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Brisket & Burnt Ends Basics for Beginners

This step-by-step how-to describes basically the same process of making burnt ends that our sponsored competition barbecue teams use. The exception being that you’ll need to use your own smoker. Ours are generally full up. (If you don’t have your own smoker, the staff at The Kansas City BBQ Store can set you up.)

Fig. 1 
Start with a whole untrimmed brisket. Whole briskets have two parts: the “flat” and the “point.” The flat is the long, wide, flat-ish part that makes up most of the brisket. The point is the fatty lump of meat that sits on top and at the end of the flat. Burnt ends are made from the point, so it’s important that you start with a whole, untrimmed, brisket. Be aware that many grocery stores only sell flats. If you’re unsure, ask the meat counter dude. Tell him you want a whole, untrimmed, brisket.
Fig. 2
Trim excess fat from the brisket. While you’re doing this, notice where the point and the flat are joined. Notice that the grain of the flat and the grain of the point run perpendicular. This is important, inasmuch as you will have to remove the point from the flat later in the process.
Fig. 3
Season your brisket with a rub of your own making (see recipe on page 7), or stop by the Kansas City BBQ Store and choose from the hundreds of rubs in our inventory. Seasoning can be done anywhere from four to 24 hours before you put your brisket in the smoker. Wrap it tightly in plastic wrap and keep it in the fridge.
 Fig. 4
About an hour before you start cooking, take the brisket out of the fridge and let sit on your kitchen countertop at room temperature for about an hour. Once your smoker is all fired up, put your brisket in and cook it low and slow, at 225 degrees, for about an hour-and-a-half per pound. When the internal temp of the flat reaches 160 degrees, pull it from the smoker, quickly wrap it in aluminum foil and return it to the smoker. Let it continue to cook until the internal temp reaches 195 degrees. Remove it from the smoker and let it rest in the foil for an hour on your kitchen countertop. Then wrap in a big beach towel or two and put it in a picnic cooler and close it tight.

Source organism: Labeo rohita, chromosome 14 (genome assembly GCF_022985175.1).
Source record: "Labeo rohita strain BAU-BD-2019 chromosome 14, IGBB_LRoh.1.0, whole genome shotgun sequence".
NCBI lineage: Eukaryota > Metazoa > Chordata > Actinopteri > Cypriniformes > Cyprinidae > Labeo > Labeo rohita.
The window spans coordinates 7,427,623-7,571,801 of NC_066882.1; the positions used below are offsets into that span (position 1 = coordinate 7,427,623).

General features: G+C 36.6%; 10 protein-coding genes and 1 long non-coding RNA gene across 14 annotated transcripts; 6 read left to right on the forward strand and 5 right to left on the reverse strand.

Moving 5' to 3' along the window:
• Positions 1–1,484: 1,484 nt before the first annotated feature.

Fig. 5
While your brisket is cooking, chop some fresh garlic, onion (and perhaps a slice or two of pickled jalapeno pepper). In a stock pot, sauté the onion in a little butter until golden brown. Then add one quart beef stock, together with the garlic and let simmer for about thirty minutes. After thirty minutes, remove from heat, carefully strain the stock into a sauce pan. Stir in one-and-a-half cups of your favorite barbecue sauce. Return the pan to the stove and keep warm. 

Fig 6.
When your guests are ready to eat, remove your brisket from the cooler and remove it from the foil. Using your best, sharpest, knife, separate the point of the brisket from the flat. Chop the point into one-inch cubes. Drizzle with some of your warm burnt ends sauce.
Fig 7.
Finally, slice the brisket flat — against the grain — with your professionally sharpened knife. Drizzle with the remainder of your sauce.



Danny O’Neill’s Roasterie Brisket Rub

¼ cup ground Roasterie Coffee (any of the dark roasts will do)
¼ cup chocolate nibs (available at bakers supply stores or via the Internet)
1 cup brown sugar
1 Tbsp. chipotle powder
1 Tbsp. salt
1 Tbsp. cracked black pepper
1 Tbsp. oregano
1 Tbsp. ground ginger
1 Tbsp. smoked paprika
1 Tbsp. crushed red pepper   
Combine ingredients thoroughly and spread generously over brisket 4-24 hours before cooking.